DSC01316

For hardware I ordered swivel clips and D-rings from Buckle Guy as locally available hardware options tend to look cheap. I did use a zipper from Fabricland, I found one meant for bags so it opens both ways. Hopefully it stands up to use. The webbing is Japanese cotton webbing bought locally from Needlework. It is lovely stuff. The smaller stuff is slightly smaller than the pattern called for but it was so nice I went for it. I lined the bag with some chambray, I think Robert Kauffman? Apparently I didn’t take any photos of the interior.

Overall, I think this is a nice pattern and would make it again (without a broken arm) and recommend it. I do think I’ll try to make a smaller version. I also think I would add interior pockets to stash phone, wallet, etc. given the intended use of the bag, and maybe an interior clip for keys. I am going to try to make the dopp kit and pouch before Christmas, hoping that they will be easier to feed through the machine with one arm. I really like the aesthetics of this bag, and would like to use it myself, but since I really have no day to day use for a duffle, I think I might try to make a crossbody bag inspired by this one.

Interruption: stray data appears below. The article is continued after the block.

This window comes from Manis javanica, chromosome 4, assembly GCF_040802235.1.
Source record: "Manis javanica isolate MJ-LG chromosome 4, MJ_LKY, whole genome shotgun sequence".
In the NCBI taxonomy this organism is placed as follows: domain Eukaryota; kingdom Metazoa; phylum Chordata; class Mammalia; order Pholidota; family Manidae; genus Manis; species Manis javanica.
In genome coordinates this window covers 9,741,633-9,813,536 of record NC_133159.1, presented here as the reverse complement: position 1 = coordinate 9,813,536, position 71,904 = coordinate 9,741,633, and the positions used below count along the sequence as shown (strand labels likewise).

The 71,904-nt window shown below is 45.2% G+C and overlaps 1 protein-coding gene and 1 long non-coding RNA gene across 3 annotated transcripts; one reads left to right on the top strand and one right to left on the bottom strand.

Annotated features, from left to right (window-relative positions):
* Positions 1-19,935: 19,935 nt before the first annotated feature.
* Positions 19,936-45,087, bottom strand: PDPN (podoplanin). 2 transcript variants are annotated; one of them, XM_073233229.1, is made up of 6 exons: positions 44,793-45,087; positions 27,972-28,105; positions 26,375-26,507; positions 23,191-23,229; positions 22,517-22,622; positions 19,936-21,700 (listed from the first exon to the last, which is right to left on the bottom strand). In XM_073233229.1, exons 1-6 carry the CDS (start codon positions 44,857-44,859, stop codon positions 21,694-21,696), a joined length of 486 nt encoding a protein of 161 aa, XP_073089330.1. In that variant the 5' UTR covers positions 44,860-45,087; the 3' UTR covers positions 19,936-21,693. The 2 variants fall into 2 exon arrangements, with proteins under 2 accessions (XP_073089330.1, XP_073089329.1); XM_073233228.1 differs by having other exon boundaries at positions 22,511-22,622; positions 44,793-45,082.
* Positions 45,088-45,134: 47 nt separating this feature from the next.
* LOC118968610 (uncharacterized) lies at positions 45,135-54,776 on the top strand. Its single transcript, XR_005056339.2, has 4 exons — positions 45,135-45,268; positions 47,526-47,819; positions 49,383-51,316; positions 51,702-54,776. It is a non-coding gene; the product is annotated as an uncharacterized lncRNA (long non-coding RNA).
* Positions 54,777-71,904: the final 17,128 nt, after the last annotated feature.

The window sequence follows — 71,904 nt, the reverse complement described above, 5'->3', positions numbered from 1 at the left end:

Halloween happened

I guess I’m a little late to documenting the Halloween costume thing, but we are all about better late than never. Several Halloween costumes were made, and worn, and enjoyed. We watched Star Wars Episodes 4, 5, and 6 together as a family this summer and the kids all really enjoyed them (I don’t think Miss E enjoyed them, exactly, but since everyone else did she was really into them). Many requests came for Stormtrooper and Darth Vader costumes and light sabres, for everyday play. It was Miss N who requested Princess Leia as a Halloween costume, and the rest developed from there.

DSC01285

I had planned to get some good daytime pictures after the fact but didn’t ever get around to it. The costumes are much loved and much worn, so it shouldn’t be too hard to get some good photos at some point!

Mr. H was Luke Skywalker. I worried about the cold temperatures and layering, so I made him a Jedi travel cape, so he was several times mistaken for Obi Wan Kenobi but I don’t think that bothered anyone.